Yet if the reader comes up short on remembering the relevant references, the argument doesn’t suffer to any great degree—details and ideas shore one another up very well.
There also is in The Poetry of Thought a return to other familiar Steiner concerns that widen the compass of the argument. For example, there are passages given over to the powerful effects of music, an art which Steiner sees as an important—and elusive—element of the kind of thought he is looking into:
Fundamental to this [book] is a conjecture which I find difficult to put into words. A close association of music with poetry is a commonplace. . . . Is there in some kindred sense “a poetry, a music of thought” deeper than that which attaches to the external uses of language, to style?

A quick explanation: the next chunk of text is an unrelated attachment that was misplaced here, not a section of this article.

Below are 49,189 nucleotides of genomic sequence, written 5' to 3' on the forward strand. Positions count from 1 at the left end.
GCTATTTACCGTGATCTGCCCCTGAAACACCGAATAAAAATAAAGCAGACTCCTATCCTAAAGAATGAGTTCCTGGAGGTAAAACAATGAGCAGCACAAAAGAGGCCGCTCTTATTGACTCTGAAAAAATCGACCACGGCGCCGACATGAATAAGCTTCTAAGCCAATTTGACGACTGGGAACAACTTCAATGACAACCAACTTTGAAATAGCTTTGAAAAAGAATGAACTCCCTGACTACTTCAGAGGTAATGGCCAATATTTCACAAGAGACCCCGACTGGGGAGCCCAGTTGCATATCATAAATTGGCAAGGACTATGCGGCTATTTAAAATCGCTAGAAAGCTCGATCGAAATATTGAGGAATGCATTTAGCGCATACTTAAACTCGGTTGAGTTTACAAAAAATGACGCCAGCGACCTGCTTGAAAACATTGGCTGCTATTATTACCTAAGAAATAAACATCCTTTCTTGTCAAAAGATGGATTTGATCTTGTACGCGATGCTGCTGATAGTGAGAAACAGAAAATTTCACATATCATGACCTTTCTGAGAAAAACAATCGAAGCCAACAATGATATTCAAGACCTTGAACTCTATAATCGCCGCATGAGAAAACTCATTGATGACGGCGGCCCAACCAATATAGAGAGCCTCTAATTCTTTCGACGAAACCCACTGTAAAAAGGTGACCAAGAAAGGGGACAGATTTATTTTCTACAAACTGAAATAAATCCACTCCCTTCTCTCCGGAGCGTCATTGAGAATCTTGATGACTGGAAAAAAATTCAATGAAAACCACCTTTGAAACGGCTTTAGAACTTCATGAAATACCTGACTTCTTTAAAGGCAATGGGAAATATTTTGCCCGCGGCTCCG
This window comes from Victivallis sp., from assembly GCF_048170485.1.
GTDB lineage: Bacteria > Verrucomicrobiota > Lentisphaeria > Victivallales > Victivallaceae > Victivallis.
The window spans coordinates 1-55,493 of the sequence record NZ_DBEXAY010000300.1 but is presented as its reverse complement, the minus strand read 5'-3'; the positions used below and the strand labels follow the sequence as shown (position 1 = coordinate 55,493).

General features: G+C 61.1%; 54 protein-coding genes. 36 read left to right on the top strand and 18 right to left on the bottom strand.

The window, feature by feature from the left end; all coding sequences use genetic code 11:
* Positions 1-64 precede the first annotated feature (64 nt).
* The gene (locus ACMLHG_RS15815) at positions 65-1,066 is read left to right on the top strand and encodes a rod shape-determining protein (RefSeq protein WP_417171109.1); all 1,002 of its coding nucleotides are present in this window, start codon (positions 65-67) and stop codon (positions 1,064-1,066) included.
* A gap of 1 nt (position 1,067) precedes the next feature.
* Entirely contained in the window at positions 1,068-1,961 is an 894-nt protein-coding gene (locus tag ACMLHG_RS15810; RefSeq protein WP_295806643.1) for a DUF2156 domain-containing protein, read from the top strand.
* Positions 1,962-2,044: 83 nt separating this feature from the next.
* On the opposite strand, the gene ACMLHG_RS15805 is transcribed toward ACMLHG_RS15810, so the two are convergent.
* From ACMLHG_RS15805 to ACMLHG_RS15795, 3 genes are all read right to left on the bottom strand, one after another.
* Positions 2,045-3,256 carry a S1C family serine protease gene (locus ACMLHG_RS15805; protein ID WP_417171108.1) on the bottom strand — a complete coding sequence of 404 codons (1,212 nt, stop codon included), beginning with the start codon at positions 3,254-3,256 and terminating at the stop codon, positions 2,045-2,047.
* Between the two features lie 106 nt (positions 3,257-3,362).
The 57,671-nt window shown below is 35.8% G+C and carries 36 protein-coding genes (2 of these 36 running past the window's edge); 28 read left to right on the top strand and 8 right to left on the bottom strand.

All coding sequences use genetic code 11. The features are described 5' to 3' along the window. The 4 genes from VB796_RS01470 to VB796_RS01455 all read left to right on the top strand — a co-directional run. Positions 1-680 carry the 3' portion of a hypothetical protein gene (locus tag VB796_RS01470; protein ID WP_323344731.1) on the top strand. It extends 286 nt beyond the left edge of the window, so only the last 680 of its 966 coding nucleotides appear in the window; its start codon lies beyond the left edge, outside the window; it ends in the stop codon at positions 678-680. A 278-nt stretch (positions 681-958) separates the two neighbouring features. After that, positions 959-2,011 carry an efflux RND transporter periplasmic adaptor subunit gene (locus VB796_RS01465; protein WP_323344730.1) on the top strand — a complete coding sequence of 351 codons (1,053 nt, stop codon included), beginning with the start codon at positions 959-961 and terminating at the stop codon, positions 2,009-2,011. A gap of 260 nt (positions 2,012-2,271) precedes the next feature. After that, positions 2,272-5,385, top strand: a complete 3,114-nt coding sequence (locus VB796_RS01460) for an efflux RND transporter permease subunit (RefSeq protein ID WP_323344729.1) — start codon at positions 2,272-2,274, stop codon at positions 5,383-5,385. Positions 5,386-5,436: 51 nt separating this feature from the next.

In addition to the reprises of some familiar ideas and figures, a few familiar contradictions appear as well: for example, readers again encounter Steiner’s common-sensical rejection of the notion that there was a pre-Lapsarian, “Adamic” language that corresponded perfectly to the reality of things, while he again asserts that Attic Greek was unparalleled in its ability to capture and manipulate abstract thought, unparalleled, that is, until the emergence of modern German, particularly post World War II German. How Steiner can dismiss the possibility of a Biblical Adamic language yet believe in something very much like it in regard to Greek and German remains unclear, and if the reader doubts Steiner’s claims for the exceptional powers of the latter two languages, parts of the argument, as startling and brilliant as they may be, won’t completely convince.